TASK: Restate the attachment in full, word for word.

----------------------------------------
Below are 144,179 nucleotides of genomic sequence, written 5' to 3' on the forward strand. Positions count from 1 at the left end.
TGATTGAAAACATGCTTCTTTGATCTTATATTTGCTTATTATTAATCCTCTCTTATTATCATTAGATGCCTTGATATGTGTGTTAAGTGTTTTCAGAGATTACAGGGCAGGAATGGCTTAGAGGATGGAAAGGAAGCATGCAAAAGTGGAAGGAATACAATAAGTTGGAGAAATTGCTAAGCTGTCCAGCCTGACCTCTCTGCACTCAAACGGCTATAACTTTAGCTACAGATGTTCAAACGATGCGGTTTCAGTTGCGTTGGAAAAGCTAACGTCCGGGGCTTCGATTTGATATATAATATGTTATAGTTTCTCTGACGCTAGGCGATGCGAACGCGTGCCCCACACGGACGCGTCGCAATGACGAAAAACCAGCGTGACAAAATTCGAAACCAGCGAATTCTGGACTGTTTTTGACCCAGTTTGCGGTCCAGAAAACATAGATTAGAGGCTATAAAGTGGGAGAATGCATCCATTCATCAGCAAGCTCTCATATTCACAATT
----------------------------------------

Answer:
Below are 144,179 nucleotides of genomic sequence, written 5' to 3' on the forward strand. Positions count from 1 at the left end.
TGATTGAAAACATGCTTCTTTGATCTTATATTTGCTTATTATTAATCCTCTCTTATTATCATTAGATGCCTTGATATGTGTGTTAAGTGTTTTCAGAGATTACAGGGCAGGAATGGCTTAGAGGATGGAAAGGAAGCATGCAAAAGTGGAAGGAATACAATAAGTTGGAGAAATTGCTAAGCTGTCCAGCCTGACCTCTCTGCACTCAAACGGCTATAACTTTAGCTACAGATGTTCAAACGATGCGGTTTCAGTTGCGTTGGAAAAGCTAACGTCCGGGGCTTCGATTTGATATATAATATGTTATAGTTTCTCTGACGCTAGGCGATGCGAACGCGTGCCCCACACGGACGCGTCGCAATGACGAAAAACCAGCGTGACAAAATTCGAAACCAGCGAATTCTGGACTGTTTTTGACCCAGTTTGCGGTCCAGAAAACATAGATTAGAGGCTATAAAGTGGGAGAATGCATCCATTCATCAGCAAGCTCTCATATTCACAATT